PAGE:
Over the period of time a lot of brands, companies, and people have been motivated by Apple, although they might find hard to admit it. Be it hardware, software, design, or technology, the Cupertino-located tech firm has set many a styles. On the other hand, this newest inspiration follows as a bit of a shock. A building in Dubai motivated by the design of Apple iPod is all geared up to come up. Dubbed as The Pad, the building has been developed by Hong Kong-located architecture company known as James Law Cybertecture.
As per the website of the company, “The architecture of the Pad is motivated by the Apple iPod, and extends up the shape of an iPod to a building.” From the pictures on the website of the company, the building does have a similarity to the iPod. The Pad is a 26 storey high residential construction situated in Business Bay, United Arab Emirates. The construction of the building is slanted at 6.5 Degrees, which is a design orientation to the original iPod inclining when placed in a charging dock. The device, launched initially in 2001, was an extensively successful device from the firm and motivated a number of music players. But motivating a building is first of a kind.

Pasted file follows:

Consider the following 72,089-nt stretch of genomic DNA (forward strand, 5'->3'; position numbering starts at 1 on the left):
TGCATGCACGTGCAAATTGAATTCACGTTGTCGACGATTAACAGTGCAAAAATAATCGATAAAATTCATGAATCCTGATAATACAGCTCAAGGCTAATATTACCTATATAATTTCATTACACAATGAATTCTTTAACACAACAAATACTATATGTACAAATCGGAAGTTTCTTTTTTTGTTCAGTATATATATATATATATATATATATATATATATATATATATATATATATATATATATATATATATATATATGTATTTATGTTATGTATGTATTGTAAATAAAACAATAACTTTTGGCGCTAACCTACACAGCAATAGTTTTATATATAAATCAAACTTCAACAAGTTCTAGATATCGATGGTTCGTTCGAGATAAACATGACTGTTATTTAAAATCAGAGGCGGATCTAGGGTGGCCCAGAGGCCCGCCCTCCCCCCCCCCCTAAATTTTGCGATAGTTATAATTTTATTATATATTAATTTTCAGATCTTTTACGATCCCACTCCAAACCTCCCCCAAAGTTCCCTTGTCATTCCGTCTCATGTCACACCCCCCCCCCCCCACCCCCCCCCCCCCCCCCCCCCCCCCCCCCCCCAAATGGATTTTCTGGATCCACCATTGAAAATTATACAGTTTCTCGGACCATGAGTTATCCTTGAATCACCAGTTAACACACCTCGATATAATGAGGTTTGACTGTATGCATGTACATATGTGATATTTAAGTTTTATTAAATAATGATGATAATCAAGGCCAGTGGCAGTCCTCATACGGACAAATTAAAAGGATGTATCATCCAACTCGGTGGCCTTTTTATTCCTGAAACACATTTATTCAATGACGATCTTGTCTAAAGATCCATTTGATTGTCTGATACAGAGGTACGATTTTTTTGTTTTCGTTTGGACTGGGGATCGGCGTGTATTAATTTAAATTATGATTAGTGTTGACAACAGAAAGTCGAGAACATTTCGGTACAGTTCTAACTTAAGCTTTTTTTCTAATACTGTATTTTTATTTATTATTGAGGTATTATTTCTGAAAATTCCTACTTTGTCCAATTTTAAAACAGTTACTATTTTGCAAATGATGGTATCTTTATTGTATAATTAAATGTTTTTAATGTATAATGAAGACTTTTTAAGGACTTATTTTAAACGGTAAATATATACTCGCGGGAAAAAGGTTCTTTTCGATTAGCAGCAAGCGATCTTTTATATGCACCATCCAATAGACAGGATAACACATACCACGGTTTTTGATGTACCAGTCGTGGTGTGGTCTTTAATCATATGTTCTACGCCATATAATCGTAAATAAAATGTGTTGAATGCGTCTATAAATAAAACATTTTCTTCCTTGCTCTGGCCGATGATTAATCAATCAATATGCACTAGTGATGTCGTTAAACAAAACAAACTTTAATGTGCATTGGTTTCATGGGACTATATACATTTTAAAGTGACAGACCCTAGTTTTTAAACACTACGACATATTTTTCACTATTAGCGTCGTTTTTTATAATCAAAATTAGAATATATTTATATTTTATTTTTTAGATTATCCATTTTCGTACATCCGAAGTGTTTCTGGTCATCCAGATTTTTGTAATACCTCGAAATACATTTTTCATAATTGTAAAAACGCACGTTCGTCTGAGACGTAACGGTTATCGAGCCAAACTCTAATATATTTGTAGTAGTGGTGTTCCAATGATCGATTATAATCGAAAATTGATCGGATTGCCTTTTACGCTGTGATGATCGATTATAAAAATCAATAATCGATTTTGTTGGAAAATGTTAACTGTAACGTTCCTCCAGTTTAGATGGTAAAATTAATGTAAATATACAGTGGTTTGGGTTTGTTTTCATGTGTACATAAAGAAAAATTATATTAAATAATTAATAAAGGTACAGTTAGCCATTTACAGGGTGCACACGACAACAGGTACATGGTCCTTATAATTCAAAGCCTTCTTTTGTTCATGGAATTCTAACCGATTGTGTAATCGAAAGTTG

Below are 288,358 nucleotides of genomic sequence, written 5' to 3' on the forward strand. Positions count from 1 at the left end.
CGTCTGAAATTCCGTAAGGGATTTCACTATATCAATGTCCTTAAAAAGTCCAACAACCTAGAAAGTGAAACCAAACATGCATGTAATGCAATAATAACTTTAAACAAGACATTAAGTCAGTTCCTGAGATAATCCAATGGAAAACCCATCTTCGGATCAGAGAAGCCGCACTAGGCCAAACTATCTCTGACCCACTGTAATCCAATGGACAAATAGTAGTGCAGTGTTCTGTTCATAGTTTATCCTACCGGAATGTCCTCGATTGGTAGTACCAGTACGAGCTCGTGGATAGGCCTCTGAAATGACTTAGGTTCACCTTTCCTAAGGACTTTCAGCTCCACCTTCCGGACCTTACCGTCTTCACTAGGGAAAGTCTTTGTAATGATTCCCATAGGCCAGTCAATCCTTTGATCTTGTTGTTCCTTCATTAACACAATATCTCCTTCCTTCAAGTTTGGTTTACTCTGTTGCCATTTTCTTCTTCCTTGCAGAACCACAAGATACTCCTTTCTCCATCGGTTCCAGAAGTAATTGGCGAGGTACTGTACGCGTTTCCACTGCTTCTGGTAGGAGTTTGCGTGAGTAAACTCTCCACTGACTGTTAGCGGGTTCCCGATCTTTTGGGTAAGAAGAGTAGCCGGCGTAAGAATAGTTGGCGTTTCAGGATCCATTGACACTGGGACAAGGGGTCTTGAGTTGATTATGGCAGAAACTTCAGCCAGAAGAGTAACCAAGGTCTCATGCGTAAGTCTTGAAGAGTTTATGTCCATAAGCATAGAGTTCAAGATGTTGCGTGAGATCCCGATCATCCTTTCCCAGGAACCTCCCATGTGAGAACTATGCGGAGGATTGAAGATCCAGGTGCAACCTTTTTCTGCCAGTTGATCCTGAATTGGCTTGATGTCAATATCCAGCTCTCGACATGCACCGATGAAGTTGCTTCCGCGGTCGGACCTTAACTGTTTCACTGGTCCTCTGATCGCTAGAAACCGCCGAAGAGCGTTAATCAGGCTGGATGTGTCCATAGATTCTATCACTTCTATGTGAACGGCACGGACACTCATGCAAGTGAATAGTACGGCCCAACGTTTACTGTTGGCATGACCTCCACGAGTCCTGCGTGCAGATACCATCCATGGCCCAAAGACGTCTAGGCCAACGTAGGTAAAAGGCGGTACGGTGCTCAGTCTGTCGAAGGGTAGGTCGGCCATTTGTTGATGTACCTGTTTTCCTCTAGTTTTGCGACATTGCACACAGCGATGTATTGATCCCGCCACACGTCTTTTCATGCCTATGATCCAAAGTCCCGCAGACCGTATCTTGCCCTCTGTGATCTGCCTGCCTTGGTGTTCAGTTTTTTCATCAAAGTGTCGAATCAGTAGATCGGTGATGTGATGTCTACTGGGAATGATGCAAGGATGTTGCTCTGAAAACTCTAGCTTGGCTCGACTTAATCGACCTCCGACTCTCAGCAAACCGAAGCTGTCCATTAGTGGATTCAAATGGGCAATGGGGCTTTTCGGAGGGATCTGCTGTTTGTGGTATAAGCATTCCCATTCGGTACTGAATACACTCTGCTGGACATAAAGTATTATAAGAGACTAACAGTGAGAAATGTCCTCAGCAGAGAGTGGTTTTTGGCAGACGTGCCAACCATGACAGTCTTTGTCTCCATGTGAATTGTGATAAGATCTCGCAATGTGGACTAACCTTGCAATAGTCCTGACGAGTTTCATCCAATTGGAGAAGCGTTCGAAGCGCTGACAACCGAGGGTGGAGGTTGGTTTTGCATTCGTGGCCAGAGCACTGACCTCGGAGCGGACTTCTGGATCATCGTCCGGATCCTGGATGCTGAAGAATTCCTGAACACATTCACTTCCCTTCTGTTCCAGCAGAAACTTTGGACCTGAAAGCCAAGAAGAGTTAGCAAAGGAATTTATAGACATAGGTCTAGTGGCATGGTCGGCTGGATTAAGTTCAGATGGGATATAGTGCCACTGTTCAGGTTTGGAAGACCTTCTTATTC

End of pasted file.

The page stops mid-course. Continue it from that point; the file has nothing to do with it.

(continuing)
As for the structure, it has been under development since 2007 but is on the verge of conclusion now. Building of The Pad was stopped in 2009 due to the real estate economy being in an unstable situation. On the other hand, 4 Years later, in 2013 the construction was un-paused again and is now nearly set to conclude.
On a related note, this year Apple is rumored to roll out iPhone in 3 versions. According to rumors, these comprise a premium variant of iPhone X (expected to be dubbed as iPhone X Plus), iPhone X successor with both FaceID and OLED display, and 3rd is a budget handset with 6.1-inch LCD screen with no 3D Touch.
Hunter Byce is Shouzy’s senior editor and a nationally syndicated columnist and author. Hunter lives in Baltimore and covers the intersection of money, politics and finance. He appears periodically on national television shows and has been published in (among others) NPR, Politico and The Atlantic. He also has served as a journalist and consultant on documentaries for KTNYC.